Investing in our Planet: Earth Day 2022 sounds the alarm
A call to the economic and financial world, but also citizens, to invest in solutions that protect the environment and, with it, present and future human life.
Source for the picture: https://www.earthday.org/earth-day-2022-action-toolkit/
Investing in our Planet. This was the theme of this year’s Earth Day. The title is more a warning, a call, perhaps one of the last, to the economic and financial world, but also to citizens to invest in solutions that protect not only the environment but human life, security on this planet, and prosperity for future generations linked to nature and its precious resources.
What is Earth Day?
Earth Day is the largest environmental event on the planet, the only time when all the citizens of the world come together to celebrate the Earth and promote its preservation. Earth Day involves up to one billion people each year in 192 countries around the world. The United Nations celebrates Earth Day every year, one month and two days after the spring equinox, on 22 April. Established on 22 April 1970 to highlight the need for conservation of the Earth’s natural resources, Earth Day has become an educational and informative event. Ecological groups use it as an opportunity to assess the planet’s problems: the pollution of air, water, and soil, the destruction of ecosystems, the thousands of plants and animal species that are disappearing, and the depletion of non-renewable resources. It insists on solutions to eliminate the negative effects of human activities; these solutions include recycling materials, conserving natural resources such as oil and fossil gases, banning the use of harmful chemicals, halting the destruction of key habitats such as wetlands, and protecting endangered species. The idea of creating an ‘Earth Day’ was first discussed in 1962, but Earth Day finally took shape in 1969 following the environmental disaster caused by the Union Oi oil spill off Santa Barbara, California, after which Senator Nelson decided it was time to bring environmental issues to the attention of the public and the political world. “All people, regardless of their ethnicity, gender, income or geographic location, have the right to a healthy, balanced and sustainable environment”. On 22 April 1970, inspired by this principle, 20 million American citizens mobilized for a demonstration in defense of the Earth.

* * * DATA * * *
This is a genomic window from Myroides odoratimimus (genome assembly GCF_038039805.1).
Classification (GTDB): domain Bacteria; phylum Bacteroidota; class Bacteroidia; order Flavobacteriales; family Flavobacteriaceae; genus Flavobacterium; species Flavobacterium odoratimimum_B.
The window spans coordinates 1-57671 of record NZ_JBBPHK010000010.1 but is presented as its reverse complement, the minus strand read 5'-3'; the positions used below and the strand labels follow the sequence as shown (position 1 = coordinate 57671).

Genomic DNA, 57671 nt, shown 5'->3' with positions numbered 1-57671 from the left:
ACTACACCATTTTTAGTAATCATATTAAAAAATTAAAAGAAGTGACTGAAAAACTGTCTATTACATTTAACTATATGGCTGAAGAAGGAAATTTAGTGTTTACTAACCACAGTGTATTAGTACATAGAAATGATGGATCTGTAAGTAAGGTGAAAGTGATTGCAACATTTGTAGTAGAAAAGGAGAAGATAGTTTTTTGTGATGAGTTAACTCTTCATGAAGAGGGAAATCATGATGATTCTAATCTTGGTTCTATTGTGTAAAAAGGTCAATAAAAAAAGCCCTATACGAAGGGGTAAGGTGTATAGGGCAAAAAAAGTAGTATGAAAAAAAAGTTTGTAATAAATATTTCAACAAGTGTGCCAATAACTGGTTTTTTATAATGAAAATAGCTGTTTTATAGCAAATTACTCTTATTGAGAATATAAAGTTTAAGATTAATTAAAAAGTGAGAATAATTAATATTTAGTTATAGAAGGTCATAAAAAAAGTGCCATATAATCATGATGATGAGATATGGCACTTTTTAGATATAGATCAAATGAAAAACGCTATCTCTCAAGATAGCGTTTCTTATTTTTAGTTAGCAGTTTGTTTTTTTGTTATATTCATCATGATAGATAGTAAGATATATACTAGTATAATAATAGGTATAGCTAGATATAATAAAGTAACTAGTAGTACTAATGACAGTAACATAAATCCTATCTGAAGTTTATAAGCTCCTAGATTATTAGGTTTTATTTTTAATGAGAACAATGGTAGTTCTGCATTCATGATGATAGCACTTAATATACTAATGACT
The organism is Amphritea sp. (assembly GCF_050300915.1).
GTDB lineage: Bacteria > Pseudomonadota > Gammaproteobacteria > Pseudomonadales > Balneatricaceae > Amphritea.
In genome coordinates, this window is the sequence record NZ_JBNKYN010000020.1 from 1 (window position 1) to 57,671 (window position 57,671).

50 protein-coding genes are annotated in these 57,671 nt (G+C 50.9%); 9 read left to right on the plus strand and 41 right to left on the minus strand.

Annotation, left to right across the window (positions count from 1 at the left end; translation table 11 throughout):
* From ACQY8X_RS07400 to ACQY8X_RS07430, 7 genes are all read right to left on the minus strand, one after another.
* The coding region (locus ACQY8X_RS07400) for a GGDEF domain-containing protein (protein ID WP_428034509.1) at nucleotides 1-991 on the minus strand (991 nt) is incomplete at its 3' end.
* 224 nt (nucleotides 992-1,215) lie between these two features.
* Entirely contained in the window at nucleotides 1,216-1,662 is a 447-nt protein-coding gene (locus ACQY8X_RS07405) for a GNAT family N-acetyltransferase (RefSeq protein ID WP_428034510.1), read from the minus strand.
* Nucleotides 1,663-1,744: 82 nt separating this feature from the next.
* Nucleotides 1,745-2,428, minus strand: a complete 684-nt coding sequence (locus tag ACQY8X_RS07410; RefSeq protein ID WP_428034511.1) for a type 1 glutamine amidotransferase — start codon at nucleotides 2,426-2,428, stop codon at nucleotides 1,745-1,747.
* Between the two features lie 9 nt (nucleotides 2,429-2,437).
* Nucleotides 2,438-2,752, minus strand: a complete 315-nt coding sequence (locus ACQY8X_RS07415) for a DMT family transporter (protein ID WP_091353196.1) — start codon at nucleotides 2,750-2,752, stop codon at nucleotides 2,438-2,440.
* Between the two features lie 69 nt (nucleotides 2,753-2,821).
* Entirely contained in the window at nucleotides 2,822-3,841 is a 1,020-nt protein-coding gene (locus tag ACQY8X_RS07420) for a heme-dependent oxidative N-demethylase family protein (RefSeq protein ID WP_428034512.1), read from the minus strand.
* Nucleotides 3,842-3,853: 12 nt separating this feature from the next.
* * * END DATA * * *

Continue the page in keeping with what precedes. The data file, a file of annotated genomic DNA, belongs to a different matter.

Many actions take place on Earth Day and many partners are coordinated globally by the non-profit network Earthday.org. We went to see some of these events.
Earth Day Italia is the main Italian partner of the international network and for this edition has organized, together with the Focolare Movement, the third edition of #OnePeopleOnePlanet – the Multimedia Marathon with 14 hours of live streaming on the digital channel Railay.